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The second phase of the proposed reincarnation of the phase program is, in the report's view:

the crucial phase . . . crucial in the sense that the inmate must demonstrate his ability to interact with others without violence by participating in the programs targeted in his correctional plan . . . This phase is indeterminate in length . . . based on the principle that the inmates who agreed to participate in the programs suggested in their correctional plan are compensated for their efforts by being treated differently than inmates who refuse to participate and who do not show any motivation to improve themselves . . . It goes without saying that this program phase still operates without direct contact between case workers and inmates. (at 44-5)

There is no further explanation as to why a no "direct contact" regime "goes without saying." This is all the more remarkable given that since 1990 the official C.S.C. policy has been to increase direct contact between staff and prisoner following the assessment phase and the report had already identified the 'no contact' philosophy as one which undermined prisoner confidence and trust in opening up to programming.

As to the content of programs in the new phase two, these would consist of the existing programs of employment, school, individual interviews for substance abuse programs. In addition, there would be three new proposed programs; the first would be an interpersonal skills program which would be aimed at all prisoners, the second would be aimed at sex offenders who had assaulted female staff members in other institutions resulting in their placement in the SHU and the third would be designed for Aboriginal prisoners including implementation of the special drug rehabilitation program designed for Aboriginal offenders.

In order to deal with the existing reality that one third of the prisoners in the SHU refused to become involved in programs, the report proposes that a policy of incentives for program participation be built into phase two. Some examples given of possible incentives are increased activity time, increased monthly telephone privileges, new games in the common room (for example, Nintendo, Gameboy etc..), supper in the common room, occasional videos and cable hook up to sports channels.

Having successfully completed phase two, by participation in those programs identified on his correctional plan, and having reached the point that his case management team is considering making a positive recommendation to the National Review Committee for his release from the SHU, the prisoner would be moved to phase three -- the pre-release phase. This phase would also be indeterminate in length and would include "a process of gradual and occasional direct contact with the case workers on an individual or group basis. The underlying principle is that inmates who are recommended for return to regular institutions must be assumable in situations where there is contact with staff, otherwise release from the SHU is not justified." (at 61) During this phase communication would begin with an institution to which the prisoner is to be sent to discuss specific points concerning his reintegration into a regular population. It is also proposed that incentives for program participation would continue during this phase.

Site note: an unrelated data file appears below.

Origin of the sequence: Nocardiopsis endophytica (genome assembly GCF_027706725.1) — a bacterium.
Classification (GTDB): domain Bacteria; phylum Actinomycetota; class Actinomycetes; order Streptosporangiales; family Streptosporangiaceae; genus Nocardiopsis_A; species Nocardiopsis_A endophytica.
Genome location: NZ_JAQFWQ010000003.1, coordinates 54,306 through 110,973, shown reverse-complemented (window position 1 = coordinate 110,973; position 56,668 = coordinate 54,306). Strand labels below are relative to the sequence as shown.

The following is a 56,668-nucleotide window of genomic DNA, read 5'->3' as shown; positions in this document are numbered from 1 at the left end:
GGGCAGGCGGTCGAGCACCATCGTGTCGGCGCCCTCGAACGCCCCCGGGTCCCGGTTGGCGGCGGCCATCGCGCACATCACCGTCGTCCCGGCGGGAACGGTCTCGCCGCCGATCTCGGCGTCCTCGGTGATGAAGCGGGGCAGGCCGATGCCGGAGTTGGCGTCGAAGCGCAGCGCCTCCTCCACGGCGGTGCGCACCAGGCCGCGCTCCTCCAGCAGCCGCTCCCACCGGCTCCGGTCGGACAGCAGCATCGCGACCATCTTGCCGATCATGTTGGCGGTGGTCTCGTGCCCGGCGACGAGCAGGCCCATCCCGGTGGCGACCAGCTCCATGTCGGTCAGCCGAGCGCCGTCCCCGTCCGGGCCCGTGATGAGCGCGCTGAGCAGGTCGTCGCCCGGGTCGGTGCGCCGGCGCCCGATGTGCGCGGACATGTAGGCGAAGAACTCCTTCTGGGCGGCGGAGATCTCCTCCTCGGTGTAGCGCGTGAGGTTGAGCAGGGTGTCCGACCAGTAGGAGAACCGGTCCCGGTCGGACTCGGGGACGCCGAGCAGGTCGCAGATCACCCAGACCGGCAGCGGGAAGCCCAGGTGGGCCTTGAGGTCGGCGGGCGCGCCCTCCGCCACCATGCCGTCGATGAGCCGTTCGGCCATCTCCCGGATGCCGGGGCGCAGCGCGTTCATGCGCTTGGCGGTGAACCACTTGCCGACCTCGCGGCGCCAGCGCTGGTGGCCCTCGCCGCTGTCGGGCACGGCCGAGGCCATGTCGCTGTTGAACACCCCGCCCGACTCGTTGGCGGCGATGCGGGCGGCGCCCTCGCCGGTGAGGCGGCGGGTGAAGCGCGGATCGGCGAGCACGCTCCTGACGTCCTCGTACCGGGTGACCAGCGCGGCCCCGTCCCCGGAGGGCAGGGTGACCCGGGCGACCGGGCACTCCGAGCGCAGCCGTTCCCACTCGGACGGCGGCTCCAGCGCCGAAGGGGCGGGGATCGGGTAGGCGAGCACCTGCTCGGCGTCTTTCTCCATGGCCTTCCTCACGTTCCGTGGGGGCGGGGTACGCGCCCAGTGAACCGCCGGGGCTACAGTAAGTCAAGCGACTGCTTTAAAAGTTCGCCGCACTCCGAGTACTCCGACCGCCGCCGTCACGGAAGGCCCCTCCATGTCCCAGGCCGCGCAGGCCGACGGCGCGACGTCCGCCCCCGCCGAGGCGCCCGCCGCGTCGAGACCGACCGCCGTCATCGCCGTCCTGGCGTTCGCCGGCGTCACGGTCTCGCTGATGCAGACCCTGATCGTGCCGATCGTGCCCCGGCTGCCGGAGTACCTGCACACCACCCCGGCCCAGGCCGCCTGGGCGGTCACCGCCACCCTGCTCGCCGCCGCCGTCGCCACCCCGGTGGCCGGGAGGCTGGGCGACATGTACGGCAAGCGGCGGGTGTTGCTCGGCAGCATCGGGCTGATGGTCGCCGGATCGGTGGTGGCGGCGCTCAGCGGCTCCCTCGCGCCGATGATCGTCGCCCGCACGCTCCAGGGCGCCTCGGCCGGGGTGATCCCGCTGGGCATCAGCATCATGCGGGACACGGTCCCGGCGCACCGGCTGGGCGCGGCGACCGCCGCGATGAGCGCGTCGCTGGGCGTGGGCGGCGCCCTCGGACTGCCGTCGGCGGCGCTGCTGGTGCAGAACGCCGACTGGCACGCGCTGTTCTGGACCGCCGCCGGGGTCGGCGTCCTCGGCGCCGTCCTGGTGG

Given the historic failure of the previous phase program it would be reasonable to expect the authors of the 1996 report to identify why they had confidence that their proposals would be successful in the contemporary reality of a single SHU located in Quebec, with a high percentage of Anglophone prisoners, where a significant part of the population boycotted programs, given their acknowledgement that with regard to programming, the CSC's "efforts being made today are erratic instead of continuous and homogeneous." (at 64) The report points to no objective or indeed subjective indices that things will or can change for the better. However, it does frankly recognise that "it would not be possible to achieve significant or positive results without the co-operation of employees in both the security and program areas" and "the main challenge definitely lies in the change of thinking involved in a more harmonious and complete integration of programs with correctional operations." (at 64 and 66) The report does not make any specific reference to the results of a questionnaire survey it administered to SHU staff members which showed a total split between correctional and professional staff on the question "Do you believe that the programs can reduce dangerousness?." Every correctional officer replied in the negative while the professionals responded in the affirmative subject to reservations regarding the prisoners' level of motivation. Given that the reality of the SHU is that the security environment has always overshadowed programming, short of changing all the correctional staff, what reasonable prospect exists for any realistic change in the equation between security and programs?

It is not in the least uncharitable to suggest that the 1996 SHU Program Committee Report demonstrates that when it comes to the Special Handling Units, the CSC has learned nothing and continues to resist acknowledging the realities of its super maximum security institutions. Those realities are that the SHU fulfils little function other than providing an additional punitive level of imprisonment, beyond maximum security, to those prisoners who on very broad criteria, interpreted differently from region to region, are deemed to be dangerous; that any reduction in this dangerousness which may occur during the stay in the SHU, is for reasons which have nothing whatsoever to do with the minimal programs offered to prisoners in the units.

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